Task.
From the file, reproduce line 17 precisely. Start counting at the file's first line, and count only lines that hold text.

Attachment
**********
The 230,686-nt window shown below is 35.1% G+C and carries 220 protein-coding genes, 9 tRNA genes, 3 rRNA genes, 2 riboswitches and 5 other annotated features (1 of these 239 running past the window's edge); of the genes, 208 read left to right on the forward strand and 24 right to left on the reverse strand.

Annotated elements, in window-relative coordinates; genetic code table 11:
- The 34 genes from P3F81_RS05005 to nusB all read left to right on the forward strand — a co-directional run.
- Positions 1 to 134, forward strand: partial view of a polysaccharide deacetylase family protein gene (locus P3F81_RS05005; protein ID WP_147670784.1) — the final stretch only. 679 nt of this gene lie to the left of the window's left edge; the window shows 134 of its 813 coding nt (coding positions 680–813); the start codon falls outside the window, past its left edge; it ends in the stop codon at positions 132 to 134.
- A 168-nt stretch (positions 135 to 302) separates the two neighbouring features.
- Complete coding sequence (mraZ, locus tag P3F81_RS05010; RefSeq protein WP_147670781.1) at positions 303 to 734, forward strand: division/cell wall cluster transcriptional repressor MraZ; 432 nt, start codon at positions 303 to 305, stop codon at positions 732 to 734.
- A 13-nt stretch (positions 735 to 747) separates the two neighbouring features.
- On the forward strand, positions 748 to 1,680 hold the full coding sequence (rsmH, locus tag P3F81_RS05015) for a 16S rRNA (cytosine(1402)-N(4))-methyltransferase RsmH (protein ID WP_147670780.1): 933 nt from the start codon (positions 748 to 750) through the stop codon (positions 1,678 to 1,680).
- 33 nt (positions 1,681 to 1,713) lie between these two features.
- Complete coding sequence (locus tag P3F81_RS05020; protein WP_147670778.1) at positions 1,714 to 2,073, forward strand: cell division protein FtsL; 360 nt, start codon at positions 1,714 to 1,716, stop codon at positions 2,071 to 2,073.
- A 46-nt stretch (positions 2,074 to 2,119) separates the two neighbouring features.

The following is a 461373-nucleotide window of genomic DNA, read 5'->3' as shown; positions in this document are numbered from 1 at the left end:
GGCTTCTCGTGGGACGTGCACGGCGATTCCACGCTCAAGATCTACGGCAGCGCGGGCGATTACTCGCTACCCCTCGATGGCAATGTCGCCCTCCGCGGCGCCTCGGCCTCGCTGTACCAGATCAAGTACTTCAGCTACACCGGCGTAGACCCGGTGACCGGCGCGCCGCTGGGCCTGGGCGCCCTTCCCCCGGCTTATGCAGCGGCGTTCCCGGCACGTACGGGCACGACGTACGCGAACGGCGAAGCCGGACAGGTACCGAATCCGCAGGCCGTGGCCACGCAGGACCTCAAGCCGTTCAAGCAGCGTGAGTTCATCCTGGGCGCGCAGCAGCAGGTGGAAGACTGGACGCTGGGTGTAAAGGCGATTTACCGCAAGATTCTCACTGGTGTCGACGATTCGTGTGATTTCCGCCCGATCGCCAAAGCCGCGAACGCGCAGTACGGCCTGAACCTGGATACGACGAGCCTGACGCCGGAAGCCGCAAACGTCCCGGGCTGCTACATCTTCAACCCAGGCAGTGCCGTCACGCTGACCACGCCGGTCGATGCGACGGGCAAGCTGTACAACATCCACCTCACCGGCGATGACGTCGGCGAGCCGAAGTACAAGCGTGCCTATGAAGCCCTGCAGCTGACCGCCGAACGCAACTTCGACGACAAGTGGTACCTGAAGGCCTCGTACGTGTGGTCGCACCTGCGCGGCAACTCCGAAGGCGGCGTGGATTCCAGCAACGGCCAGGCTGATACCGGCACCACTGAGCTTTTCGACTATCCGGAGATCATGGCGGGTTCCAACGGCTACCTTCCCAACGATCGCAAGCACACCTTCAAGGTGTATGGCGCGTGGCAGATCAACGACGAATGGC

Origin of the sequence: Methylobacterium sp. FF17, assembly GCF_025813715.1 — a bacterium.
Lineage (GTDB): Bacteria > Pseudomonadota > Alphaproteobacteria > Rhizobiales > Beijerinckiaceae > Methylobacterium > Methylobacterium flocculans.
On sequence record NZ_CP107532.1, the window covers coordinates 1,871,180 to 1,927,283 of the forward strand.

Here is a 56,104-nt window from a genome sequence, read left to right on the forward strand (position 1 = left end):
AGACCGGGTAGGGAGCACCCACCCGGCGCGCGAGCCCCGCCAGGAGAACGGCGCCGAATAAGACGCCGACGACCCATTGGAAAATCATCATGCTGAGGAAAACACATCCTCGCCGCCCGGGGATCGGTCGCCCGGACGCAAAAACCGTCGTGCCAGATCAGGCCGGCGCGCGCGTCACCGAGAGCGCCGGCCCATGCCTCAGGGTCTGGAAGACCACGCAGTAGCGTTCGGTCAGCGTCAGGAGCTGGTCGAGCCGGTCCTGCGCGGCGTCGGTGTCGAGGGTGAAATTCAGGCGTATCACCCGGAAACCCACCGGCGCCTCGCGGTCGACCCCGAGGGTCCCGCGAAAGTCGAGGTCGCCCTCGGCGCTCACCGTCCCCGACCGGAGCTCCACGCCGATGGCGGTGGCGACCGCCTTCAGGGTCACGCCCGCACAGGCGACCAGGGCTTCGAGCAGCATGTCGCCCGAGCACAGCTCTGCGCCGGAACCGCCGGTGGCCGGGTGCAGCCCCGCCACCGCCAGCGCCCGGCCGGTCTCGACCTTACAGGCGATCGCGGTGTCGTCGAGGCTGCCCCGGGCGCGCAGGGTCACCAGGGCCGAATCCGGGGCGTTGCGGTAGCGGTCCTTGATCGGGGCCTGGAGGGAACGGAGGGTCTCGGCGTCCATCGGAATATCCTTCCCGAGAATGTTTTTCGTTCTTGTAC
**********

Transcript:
Here is a 56,104-nt window from a genome sequence, read left to right on the forward strand (position 1 = left end):